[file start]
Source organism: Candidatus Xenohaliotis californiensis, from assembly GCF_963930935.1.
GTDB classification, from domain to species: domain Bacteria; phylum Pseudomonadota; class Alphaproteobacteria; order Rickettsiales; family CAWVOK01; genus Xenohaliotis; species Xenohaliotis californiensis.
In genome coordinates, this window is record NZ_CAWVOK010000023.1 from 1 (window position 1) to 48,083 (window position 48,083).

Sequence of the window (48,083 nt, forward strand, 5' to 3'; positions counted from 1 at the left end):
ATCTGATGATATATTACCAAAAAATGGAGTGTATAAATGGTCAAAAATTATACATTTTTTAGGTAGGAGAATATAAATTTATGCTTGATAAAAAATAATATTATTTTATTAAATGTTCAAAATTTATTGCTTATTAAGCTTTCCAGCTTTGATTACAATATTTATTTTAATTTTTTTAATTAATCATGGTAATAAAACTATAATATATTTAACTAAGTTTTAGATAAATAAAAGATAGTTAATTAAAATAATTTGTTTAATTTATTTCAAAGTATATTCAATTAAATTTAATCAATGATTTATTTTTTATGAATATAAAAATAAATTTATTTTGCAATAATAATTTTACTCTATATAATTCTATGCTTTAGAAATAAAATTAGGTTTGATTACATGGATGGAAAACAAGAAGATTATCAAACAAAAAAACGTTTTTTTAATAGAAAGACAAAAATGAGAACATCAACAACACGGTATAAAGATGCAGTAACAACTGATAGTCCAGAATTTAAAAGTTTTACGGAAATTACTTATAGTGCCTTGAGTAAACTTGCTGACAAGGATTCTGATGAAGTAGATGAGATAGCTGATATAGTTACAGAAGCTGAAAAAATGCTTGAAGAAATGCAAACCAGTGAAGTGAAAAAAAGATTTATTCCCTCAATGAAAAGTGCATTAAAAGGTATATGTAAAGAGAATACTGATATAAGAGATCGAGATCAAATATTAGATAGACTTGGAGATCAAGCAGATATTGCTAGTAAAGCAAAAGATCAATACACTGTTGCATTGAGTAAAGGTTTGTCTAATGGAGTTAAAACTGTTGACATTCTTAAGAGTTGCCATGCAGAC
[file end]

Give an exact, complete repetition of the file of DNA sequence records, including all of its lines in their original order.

Source organism: Candidatus Xenohaliotis californiensis, from assembly GCF_963930935.1.
GTDB classification, from domain to species: domain Bacteria; phylum Pseudomonadota; class Alphaproteobacteria; order Rickettsiales; family CAWVOK01; genus Xenohaliotis; species Xenohaliotis californiensis.
In genome coordinates, this window is record NZ_CAWVOK010000023.1 from 1 (window position 1) to 48,083 (window position 48,083).

Sequence of the window (48,083 nt, forward strand, 5' to 3'; positions counted from 1 at the left end):
ATCTGATGATATATTACCAAAAAATGGAGTGTATAAATGGTCAAAAATTATACATTTTTTAGGTAGGAGAATATAAATTTATGCTTGATAAAAAATAATATTATTTTATTAAATGTTCAAAATTTATTGCTTATTAAGCTTTCCAGCTTTGATTACAATATTTATTTTAATTTTTTTAATTAATCATGGTAATAAAACTATAATATATTTAACTAAGTTTTAGATAAATAAAAGATAGTTAATTAAAATAATTTGTTTAATTTATTTCAAAGTATATTCAATTAAATTTAATCAATGATTTATTTTTTATGAATATAAAAATAAATTTATTTTGCAATAATAATTTTACTCTATATAATTCTATGCTTTAGAAATAAAATTAGGTTTGATTACATGGATGGAAAACAAGAAGATTATCAAACAAAAAAACGTTTTTTTAATAGAAAGACAAAAATGAGAACATCAACAACACGGTATAAAGATGCAGTAACAACTGATAGTCCAGAATTTAAAAGTTTTACGGAAATTACTTATAGTGCCTTGAGTAAACTTGCTGACAAGGATTCTGATGAAGTAGATGAGATAGCTGATATAGTTACAGAAGCTGAAAAAATGCTTGAAGAAATGCAAACCAGTGAAGTGAAAAAAAGATTTATTCCCTCAATGAAAAGTGCATTAAAAGGTATATGTAAAGAGAATACTGATATAAGAGATCGAGATCAAATATTAGATAGACTTGGAGATCAAGCAGATATTGCTAGTAAAGCAAAAGATCAATACACTGTTGCATTGAGTAAAGGTTTGTCTAATGGAGTTAAAACTGTTGACATTCTTAAGAGTTGCCATGCAGAC